Over 35,000 appointments were missed at Galway University Hospitals last year as a result of patients failing to show up.
That’s according to the new CEO of the Galway Roscommon University Hospital Group, who made his first appearance in front of the HSE West Regional Forum this week.
Bill Maher used the occasion to defend the lengthy waiting lists across the western hospitals, with figures released in February showing that over 45,000 people were waiting on inpatient and outpatient treatment.
Mr Maher said that a number of measures had been introduced to help the hospitals meet national targets, which state that no patient should be waiting longer than nine months for an inpatient or daycare procedure.
These include waiting list validation, improved reporting and focus, more effective use of resources across all of the hospitals in the group, patient education and engagement, as well as increasing theatre capacity by opening previously closed theatres.
“In January, GUH had 9,901 patients who would potentially breach the target of waiting longer than nine months if they were not seen by the target date of 30 September.
“As of 19 April, we have reduced the number waiting to 5,524 patients and we are on course to achieve the SDU target in September. This is a tremendous achievement and I would like to thank all the staff throughout the group who have helped us get this position and who remain focused on achieving the target.”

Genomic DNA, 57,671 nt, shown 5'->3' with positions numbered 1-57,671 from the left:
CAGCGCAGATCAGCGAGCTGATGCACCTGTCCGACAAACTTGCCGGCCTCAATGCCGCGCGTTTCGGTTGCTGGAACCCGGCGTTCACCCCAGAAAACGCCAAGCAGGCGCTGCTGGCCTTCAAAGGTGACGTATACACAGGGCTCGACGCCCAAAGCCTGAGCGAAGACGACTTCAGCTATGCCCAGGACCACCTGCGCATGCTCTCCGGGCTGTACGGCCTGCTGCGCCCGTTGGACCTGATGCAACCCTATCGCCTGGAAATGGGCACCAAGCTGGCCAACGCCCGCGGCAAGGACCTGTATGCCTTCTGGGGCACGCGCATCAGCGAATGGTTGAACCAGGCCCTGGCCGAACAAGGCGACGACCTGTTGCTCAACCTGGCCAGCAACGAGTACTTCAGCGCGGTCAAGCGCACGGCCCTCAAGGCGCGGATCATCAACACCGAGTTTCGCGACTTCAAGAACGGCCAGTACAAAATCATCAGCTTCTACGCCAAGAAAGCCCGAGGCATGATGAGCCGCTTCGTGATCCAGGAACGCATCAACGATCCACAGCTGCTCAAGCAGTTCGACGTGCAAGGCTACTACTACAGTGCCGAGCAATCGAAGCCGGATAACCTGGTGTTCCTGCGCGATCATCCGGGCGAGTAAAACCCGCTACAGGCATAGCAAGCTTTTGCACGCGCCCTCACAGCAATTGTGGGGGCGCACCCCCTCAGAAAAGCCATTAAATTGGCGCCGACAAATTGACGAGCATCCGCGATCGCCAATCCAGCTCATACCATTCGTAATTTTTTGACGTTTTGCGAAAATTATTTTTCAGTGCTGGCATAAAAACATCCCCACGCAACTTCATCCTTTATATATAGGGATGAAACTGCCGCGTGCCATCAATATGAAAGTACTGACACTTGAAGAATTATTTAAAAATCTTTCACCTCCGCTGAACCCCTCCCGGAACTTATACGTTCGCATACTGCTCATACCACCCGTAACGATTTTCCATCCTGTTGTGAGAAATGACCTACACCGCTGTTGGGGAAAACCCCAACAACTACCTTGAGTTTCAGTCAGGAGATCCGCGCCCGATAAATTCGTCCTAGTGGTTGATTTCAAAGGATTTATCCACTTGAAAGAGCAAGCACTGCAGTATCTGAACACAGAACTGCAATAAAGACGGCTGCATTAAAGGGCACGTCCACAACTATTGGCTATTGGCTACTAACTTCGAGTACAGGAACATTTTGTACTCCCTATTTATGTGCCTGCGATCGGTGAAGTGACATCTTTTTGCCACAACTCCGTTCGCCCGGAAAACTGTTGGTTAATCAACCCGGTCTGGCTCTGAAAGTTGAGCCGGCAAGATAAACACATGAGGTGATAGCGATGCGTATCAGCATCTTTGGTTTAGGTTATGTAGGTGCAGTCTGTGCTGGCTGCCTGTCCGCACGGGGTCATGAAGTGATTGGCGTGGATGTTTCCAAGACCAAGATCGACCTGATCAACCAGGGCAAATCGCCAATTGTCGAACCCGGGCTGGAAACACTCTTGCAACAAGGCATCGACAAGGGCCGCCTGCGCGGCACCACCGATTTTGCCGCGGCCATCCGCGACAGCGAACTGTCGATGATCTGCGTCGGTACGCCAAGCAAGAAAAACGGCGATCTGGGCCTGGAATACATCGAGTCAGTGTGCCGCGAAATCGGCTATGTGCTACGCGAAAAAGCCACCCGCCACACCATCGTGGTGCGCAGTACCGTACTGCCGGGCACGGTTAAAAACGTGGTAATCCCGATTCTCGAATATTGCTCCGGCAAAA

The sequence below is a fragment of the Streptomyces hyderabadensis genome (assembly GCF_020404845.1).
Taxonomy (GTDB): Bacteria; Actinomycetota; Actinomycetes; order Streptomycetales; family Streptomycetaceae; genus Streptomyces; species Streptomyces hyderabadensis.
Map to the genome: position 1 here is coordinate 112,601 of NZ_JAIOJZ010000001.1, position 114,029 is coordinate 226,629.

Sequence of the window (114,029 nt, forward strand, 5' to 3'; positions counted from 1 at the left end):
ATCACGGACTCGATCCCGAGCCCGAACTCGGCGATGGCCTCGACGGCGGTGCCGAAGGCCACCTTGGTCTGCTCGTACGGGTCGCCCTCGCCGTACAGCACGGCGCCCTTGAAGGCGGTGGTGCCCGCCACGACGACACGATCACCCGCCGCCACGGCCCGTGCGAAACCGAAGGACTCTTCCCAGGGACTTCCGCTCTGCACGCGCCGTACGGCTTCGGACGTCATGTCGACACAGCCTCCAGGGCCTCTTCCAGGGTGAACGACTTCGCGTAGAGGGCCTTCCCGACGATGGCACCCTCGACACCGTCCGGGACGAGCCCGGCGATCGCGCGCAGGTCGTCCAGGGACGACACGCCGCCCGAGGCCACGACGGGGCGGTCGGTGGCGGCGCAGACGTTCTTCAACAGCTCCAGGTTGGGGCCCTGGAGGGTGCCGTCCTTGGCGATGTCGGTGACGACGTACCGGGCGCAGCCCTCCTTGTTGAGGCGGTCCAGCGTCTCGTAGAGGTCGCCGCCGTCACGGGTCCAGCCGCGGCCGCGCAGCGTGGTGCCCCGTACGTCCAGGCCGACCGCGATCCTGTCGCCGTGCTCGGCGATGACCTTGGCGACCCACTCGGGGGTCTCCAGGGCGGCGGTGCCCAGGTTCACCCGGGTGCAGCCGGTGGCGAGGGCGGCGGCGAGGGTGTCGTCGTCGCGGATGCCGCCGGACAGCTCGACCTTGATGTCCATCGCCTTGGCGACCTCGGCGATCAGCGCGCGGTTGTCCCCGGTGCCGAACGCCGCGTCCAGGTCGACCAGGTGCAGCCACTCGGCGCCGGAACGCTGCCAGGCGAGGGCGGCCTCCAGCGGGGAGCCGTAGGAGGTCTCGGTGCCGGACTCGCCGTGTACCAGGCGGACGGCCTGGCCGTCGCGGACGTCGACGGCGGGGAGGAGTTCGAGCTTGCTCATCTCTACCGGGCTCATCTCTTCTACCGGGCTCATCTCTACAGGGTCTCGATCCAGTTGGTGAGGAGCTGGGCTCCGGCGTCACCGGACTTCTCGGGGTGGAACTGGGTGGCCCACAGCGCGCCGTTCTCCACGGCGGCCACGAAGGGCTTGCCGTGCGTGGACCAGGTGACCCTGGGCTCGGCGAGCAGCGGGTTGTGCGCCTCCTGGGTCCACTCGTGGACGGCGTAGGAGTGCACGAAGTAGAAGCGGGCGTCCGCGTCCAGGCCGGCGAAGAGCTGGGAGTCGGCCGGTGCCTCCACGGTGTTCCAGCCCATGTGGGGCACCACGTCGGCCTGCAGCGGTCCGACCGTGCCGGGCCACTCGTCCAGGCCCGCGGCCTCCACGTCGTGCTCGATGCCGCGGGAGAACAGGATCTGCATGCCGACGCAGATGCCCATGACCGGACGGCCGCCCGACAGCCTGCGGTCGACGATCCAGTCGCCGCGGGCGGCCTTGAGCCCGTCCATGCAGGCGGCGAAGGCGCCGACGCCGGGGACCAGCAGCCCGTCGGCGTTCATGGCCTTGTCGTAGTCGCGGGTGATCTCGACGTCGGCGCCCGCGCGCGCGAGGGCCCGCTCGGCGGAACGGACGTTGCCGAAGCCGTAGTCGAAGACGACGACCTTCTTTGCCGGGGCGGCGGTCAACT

However, he conceded that there were still over 40,000 patients on the outpatient waiting list across the hospital group and slammed the number of ‘no show’ patients that miss appointments each year.
“This reduces our capacity to see new patients and adds considerably to our waiting lists. We hope all patients make every effort to attend their designated appointments or to notify us in advance so that the slots may be offered to other patients.”
Mr Maher continued to add that a new validation process had been put in place to identify patients who had been routinely referred for the same or similar services at a number of hospitals.
“We expect the actual number of patients waiting to reduce following the validation exercise. We will then look at managing capacity and demand by converting follow-up clinics so that new patients can be seen and also where need be by adding additional clinics.”
Chief Operating Officer Tony Canavan also told the meeting that “significant progress” had been made in reducing the number of patients waiting for attention in the Emergency Department at University Hospital Galway, as well as waiting times for a bed in the hospital, through the introduction of ‘full capacity protocol’, the introduction of a Medical Assessment Unity and a Short Stay medical ward.
“We are steadily reducing the waiting times for admission from the ED since the beginning of the year. Since January, the highest number of patients waiting in the ED for longer than 18 hours was 12 and this occurred on 21 February.
“The situation improved in March when we had 21 days when there were no patients waiting longer than 18 hours and this pattern has continued into April. We monitor the bed situation very closely with an initial report every morning at 6.30am followed by a meeting at 8am to decide what actions need to be taken.”